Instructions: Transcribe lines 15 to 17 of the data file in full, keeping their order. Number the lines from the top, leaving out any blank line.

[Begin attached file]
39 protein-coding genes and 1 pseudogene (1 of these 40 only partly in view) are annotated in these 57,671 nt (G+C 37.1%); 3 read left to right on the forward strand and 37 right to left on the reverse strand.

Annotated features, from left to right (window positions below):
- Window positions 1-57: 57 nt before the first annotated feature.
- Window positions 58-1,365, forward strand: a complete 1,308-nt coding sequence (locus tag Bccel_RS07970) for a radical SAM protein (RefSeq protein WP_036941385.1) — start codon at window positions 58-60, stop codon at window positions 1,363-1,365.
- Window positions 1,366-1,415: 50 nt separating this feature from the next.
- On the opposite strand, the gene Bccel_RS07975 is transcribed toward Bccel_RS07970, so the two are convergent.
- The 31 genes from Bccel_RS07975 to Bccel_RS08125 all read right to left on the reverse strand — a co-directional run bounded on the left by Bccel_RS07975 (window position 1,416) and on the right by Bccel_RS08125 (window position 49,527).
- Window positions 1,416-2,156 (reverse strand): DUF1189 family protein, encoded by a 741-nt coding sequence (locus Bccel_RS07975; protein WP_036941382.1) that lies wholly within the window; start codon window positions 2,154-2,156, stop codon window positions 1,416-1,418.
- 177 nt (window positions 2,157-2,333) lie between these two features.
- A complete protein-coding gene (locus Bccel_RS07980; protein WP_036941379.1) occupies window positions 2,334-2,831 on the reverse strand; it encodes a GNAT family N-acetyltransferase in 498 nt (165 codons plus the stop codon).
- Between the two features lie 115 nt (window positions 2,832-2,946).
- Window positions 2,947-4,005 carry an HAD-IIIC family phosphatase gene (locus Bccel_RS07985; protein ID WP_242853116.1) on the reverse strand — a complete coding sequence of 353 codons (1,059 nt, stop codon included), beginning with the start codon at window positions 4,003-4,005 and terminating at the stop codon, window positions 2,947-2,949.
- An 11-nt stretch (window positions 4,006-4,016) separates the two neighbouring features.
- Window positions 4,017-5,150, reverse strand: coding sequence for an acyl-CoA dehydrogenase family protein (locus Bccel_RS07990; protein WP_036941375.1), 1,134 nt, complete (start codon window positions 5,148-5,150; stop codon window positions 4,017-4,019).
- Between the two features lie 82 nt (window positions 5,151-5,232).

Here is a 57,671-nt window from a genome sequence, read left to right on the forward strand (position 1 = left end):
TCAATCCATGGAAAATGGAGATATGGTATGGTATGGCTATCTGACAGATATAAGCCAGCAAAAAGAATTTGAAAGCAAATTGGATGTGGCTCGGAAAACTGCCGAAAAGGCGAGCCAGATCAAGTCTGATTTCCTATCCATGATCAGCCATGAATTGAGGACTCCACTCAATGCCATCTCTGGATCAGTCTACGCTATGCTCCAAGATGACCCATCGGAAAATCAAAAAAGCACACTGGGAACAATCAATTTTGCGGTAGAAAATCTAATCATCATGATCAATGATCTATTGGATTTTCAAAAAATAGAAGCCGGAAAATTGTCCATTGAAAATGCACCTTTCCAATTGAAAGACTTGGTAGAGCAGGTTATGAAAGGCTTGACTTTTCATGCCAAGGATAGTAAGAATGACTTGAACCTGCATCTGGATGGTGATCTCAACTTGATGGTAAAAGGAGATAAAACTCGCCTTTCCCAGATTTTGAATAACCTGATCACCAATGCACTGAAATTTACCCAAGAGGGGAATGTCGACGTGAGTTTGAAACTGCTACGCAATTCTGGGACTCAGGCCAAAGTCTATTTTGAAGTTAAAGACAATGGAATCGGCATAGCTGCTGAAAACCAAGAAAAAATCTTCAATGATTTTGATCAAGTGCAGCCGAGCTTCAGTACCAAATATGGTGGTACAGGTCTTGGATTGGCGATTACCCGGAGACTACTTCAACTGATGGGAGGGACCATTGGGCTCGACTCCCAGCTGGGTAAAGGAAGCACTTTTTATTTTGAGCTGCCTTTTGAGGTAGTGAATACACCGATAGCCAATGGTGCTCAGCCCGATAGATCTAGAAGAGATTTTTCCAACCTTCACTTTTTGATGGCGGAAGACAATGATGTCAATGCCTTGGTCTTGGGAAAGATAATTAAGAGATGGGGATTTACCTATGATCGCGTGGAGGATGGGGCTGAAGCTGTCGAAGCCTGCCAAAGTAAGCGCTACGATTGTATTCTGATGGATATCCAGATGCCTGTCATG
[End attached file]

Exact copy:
- Between the two features lie 82 nt (window positions 5,151-5,232).

Here is a 57,671-nt window from a genome sequence, read left to right on the forward strand (position 1 = left end):
TCAATCCATGGAAAATGGAGATATGGTATGGTATGGCTATCTGACAGATATAAGCCAGCAAAAAGAATTTGAAAGCAAATTGGATGTGGCTCGGAAAACTGCCGAAAAGGCGAGCCAGATCAAGTCTGATTTCCTATCCATGATCAGCCATGAATTGAGGACTCCACTCAATGCCATCTCTGGATCAGTCTACGCTATGCTCCAAGATGACCCATCGGAAAATCAAAAAAGCACACTGGGAACAATCAATTTTGCGGTAGAAAATCTAATCATCATGATCAATGATCTATTGGATTTTCAAAAAATAGAAGCCGGAAAATTGTCCATTGAAAATGCACCTTTCCAATTGAAAGACTTGGTAGAGCAGGTTATGAAAGGCTTGACTTTTCATGCCAAGGATAGTAAGAATGACTTGAACCTGCATCTGGATGGTGATCTCAACTTGATGGTAAAAGGAGATAAAACTCGCCTTTCCCAGATTTTGAATAACCTGATCACCAATGCACTGAAATTTACCCAAGAGGGGAATGTCGACGTGAGTTTGAAACTGCTACGCAATTCTGGGACTCAGGCCAAAGTCTATTTTGAAGTTAAAGACAATGGAATCGGCATAGCTGCTGAAAACCAAGAAAAAATCTTCAATGATTTTGATCAAGTGCAGCCGAGCTTCAGTACCAAATATGGTGGTACAGGTCTTGGATTGGCGATTACCCGGAGACTACTTCAACTGATGGGAGGGACCATTGGGCTCGACTCCCAGCTGGGTAAAGGAAGCACTTTTTATTTTGAGCTGCCTTTTGAGGTAGTGAATACACCGATAGCCAATGGTGCTCAGCCCGATAGATCTAGAAGAGATTTTTCCAACCTTCACTTTTTGATGGCGGAAGACAATGATGTCAATGCCTTGGTCTTGGGAAAGATAATTAAGAGATGGGGATTTACCTATGATCGCGTGGAGGATGGGGCTGAAGCTGTCGAAGCCTGCCAAAGTAAGCGCTACGATTGTATTCTGATGGATATCCAGATGCCTGTCATG